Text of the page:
Over coffee at Big Boy this morning, my wife and I mocked the economic stimulus package. We're going to do what most American are going to do, pay down a credit card. That means we're not going to do any extra spending, so we're not going to help the economy.
And that's the way it always is with these tax rebates, temporary tax cuts, or temporary reductions in tax collection. They have nearly zero economic effect. And yet at the Republican debate last night, each of the candidates praised the rebate while saying "it didn't go far enough." Yeah, double it. Please. Then I can get that credit card completely paid off. But it still won't boost the economy.
As Milton Friedman figured out, people don't change their spending behavior very much in response to temporary tax cuts or rebates. Even if we all did go out and spend our checks, it's a one time thing. No business is going to invest in new equipment or hire new people as a result. Nor is the business tax credit going to help, because it's also a temporary thing. Businesses will welcome it, just as much as I'll be happy to get my check, but it won't stimulate the economy.
Congress is working on a $150 billion tax rebate. The U.S. has a $13 trillion economy. The stimulus package is only 1% of the economy. Some stimulus. And the checks won't arrive for about 3 months! By that time we could have had a brief recession and already be moving out of it!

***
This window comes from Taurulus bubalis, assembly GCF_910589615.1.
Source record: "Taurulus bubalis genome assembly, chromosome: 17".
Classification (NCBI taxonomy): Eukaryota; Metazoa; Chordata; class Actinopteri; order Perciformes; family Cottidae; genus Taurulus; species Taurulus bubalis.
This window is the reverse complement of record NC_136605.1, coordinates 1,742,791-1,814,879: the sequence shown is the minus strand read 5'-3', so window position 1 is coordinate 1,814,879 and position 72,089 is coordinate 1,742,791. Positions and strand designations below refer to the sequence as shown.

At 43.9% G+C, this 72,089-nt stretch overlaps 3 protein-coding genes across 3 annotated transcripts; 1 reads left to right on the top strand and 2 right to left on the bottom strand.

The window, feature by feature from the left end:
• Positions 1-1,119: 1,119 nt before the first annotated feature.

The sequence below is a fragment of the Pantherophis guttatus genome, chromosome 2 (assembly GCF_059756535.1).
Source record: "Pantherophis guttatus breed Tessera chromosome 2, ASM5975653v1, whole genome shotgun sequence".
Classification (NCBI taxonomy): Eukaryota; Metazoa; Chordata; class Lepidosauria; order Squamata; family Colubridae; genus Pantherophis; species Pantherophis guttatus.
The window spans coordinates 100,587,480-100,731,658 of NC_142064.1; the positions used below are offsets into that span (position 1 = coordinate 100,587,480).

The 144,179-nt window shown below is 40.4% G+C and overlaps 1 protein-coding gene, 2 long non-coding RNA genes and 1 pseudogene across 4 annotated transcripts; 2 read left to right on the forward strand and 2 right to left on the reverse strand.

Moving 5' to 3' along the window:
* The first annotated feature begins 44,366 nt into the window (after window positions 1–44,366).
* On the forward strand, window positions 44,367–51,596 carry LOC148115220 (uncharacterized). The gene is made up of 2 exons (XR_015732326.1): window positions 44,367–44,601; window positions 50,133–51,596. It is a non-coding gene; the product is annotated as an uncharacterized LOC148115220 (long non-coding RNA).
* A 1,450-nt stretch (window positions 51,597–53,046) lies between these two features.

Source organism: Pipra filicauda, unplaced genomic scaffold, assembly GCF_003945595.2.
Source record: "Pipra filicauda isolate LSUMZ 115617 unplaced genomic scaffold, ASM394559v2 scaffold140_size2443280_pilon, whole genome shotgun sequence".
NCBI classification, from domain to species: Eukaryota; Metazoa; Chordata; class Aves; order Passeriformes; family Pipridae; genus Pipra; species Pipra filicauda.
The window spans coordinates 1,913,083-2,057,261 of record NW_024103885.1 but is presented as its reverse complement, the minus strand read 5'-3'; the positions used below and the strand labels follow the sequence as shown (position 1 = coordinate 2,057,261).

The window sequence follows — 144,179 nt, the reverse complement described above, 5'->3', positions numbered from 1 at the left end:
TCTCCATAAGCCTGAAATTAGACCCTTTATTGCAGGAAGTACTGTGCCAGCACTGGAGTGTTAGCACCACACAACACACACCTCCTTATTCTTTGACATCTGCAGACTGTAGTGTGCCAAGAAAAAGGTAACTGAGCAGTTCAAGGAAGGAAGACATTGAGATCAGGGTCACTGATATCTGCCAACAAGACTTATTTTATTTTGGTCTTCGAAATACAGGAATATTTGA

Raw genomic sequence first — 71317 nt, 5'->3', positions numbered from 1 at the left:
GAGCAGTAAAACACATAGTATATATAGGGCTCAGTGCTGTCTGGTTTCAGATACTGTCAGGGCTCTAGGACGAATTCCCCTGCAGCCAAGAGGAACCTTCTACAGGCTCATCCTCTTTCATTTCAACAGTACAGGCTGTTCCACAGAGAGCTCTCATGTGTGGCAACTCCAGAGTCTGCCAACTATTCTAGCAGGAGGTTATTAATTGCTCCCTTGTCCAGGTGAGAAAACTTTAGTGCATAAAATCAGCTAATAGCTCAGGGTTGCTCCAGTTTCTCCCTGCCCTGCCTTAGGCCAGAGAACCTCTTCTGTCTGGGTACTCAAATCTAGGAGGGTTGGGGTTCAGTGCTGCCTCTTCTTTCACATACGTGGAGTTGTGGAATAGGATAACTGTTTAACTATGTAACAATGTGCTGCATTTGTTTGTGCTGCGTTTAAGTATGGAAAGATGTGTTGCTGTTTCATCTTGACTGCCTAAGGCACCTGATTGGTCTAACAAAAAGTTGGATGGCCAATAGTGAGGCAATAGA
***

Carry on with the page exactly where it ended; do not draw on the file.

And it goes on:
And since government is not going to offset the decreased tax expenditures with reduced spending, the deficit (hence borrowing) will increase, putting a little more pressure on interest rates, which will offset any possible stimulus by making business borrowing more costly.
This is just classic Keynseian fiscal policy, and it just doesn't work, for three reaasons. (1) The government is not putting money into the economy, it's just trading taxing for borrowing. (3) People won't increase their spending and businesses won't increase investment as a consequence. (3) Even if it could work, the long delay until the checks are cut means the effects will not be felt in a timely manner.
Monetary policy has proved much more effective in combating recessions, and the Fed has made a drastic rate cut to 4%. That reduces businesses cost of borrowing money, making it cheaper for them to invest. That's likely to have us pulling out of a recession before I ever endorse my check.